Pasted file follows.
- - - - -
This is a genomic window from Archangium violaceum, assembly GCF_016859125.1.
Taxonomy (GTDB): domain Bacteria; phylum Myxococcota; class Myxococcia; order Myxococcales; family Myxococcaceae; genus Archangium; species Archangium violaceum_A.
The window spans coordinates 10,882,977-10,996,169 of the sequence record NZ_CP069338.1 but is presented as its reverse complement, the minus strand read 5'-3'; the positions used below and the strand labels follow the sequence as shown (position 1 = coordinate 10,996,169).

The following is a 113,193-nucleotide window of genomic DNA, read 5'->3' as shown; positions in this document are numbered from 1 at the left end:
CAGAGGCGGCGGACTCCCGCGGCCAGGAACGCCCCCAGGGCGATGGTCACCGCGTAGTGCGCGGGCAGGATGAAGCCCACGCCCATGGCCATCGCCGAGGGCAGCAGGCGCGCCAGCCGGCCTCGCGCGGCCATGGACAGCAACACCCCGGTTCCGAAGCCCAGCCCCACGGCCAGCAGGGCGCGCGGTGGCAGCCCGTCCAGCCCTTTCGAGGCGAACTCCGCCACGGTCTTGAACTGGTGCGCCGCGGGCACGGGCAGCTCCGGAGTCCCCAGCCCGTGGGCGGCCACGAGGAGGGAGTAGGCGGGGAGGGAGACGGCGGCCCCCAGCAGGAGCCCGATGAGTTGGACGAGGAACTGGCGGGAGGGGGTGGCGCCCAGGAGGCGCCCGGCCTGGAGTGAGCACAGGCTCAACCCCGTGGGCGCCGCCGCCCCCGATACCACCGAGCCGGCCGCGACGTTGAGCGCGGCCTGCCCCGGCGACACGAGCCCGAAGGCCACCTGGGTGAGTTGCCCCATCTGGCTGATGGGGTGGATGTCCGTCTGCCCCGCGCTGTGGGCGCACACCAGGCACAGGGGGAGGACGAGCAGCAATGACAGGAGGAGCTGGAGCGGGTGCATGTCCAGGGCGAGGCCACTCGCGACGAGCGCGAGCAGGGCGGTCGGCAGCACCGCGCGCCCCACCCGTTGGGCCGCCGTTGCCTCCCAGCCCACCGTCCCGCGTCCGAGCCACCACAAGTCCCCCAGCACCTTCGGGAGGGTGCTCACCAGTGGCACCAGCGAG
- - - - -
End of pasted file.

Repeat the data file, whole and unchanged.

This is a genomic window from Archangium violaceum, assembly GCF_016859125.1.
Taxonomy (GTDB): domain Bacteria; phylum Myxococcota; class Myxococcia; order Myxococcales; family Myxococcaceae; genus Archangium; species Archangium violaceum_A.
The window spans coordinates 10,882,977-10,996,169 of the sequence record NZ_CP069338.1 but is presented as its reverse complement, the minus strand read 5'-3'; the positions used below and the strand labels follow the sequence as shown (position 1 = coordinate 10,996,169).

The following is a 113,193-nucleotide window of genomic DNA, read 5'->3' as shown; positions in this document are numbered from 1 at the left end:
CAGAGGCGGCGGACTCCCGCGGCCAGGAACGCCCCCAGGGCGATGGTCACCGCGTAGTGCGCGGGCAGGATGAAGCCCACGCCCATGGCCATCGCCGAGGGCAGCAGGCGCGCCAGCCGGCCTCGCGCGGCCATGGACAGCAACACCCCGGTTCCGAAGCCCAGCCCCACGGCCAGCAGGGCGCGCGGTGGCAGCCCGTCCAGCCCTTTCGAGGCGAACTCCGCCACGGTCTTGAACTGGTGCGCCGCGGGCACGGGCAGCTCCGGAGTCCCCAGCCCGTGGGCGGCCACGAGGAGGGAGTAGGCGGGGAGGGAGACGGCGGCCCCCAGCAGGAGCCCGATGAGTTGGACGAGGAACTGGCGGGAGGGGGTGGCGCCCAGGAGGCGCCCGGCCTGGAGTGAGCACAGGCTCAACCCCGTGGGCGCCGCCGCCCCCGATACCACCGAGCCGGCCGCGACGTTGAGCGCGGCCTGCCCCGGCGACACGAGCCCGAAGGCCACCTGGGTGAGTTGCCCCATCTGGCTGATGGGGTGGATGTCCGTCTGCCCCGCGCTGTGGGCGCACACCAGGCACAGGGGGAGGACGAGCAGCAATGACAGGAGGAGCTGGAGCGGGTGCATGTCCAGGGCGAGGCCACTCGCGACGAGCGCGAGCAGGGCGGTCGGCAGCACCGCGCGCCCCACCCGTTGGGCCGCCGTTGCCTCCCAGCCCACCGTCCCGCGTCCGAGCCACCACAAGTCCCCCAGCACCTTCGGGAGGGTGCTCACCAGTGGCACCAGCGAG